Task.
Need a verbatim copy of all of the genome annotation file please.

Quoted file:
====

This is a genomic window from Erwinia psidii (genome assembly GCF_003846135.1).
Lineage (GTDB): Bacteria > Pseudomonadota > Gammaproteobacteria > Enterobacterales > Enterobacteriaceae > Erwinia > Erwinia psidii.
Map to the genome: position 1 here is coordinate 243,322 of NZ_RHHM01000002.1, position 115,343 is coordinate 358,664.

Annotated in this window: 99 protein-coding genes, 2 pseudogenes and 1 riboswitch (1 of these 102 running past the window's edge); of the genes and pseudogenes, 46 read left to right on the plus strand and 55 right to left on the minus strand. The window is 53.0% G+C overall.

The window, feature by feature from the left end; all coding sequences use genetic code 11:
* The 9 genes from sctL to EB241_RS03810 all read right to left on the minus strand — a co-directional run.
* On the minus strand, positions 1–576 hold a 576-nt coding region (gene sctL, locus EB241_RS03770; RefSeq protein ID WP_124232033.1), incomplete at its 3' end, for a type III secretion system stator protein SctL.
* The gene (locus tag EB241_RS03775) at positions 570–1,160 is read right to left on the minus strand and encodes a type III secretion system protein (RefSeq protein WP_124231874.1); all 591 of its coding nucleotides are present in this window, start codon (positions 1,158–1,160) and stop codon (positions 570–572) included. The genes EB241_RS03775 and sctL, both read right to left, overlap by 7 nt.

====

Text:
This is a genomic window from Erwinia psidii (genome assembly GCF_003846135.1).
Lineage (GTDB): Bacteria > Pseudomonadota > Gammaproteobacteria > Enterobacterales > Enterobacteriaceae > Erwinia > Erwinia psidii.
Map to the genome: position 1 here is coordinate 243,322 of NZ_RHHM01000002.1, position 115,343 is coordinate 358,664.

Annotated in this window: 99 protein-coding genes, 2 pseudogenes and 1 riboswitch (1 of these 102 running past the window's edge); of the genes and pseudogenes, 46 read left to right on the plus strand and 55 right to left on the minus strand. The window is 53.0% G+C overall.

The window, feature by feature from the left end; all coding sequences use genetic code 11:
* The 9 genes from sctL to EB241_RS03810 all read right to left on the minus strand — a co-directional run.
* On the minus strand, positions 1–576 hold a 576-nt coding region (gene sctL, locus EB241_RS03770; RefSeq protein ID WP_124232033.1), incomplete at its 3' end, for a type III secretion system stator protein SctL.
* The gene (locus tag EB241_RS03775) at positions 570–1,160 is read right to left on the minus strand and encodes a type III secretion system protein (RefSeq protein WP_124231874.1); all 591 of its coding nucleotides are present in this window, start codon (positions 1,158–1,160) and stop codon (positions 570–572) included. The genes EB241_RS03775 and sctL, both read right to left, overlap by 7 nt.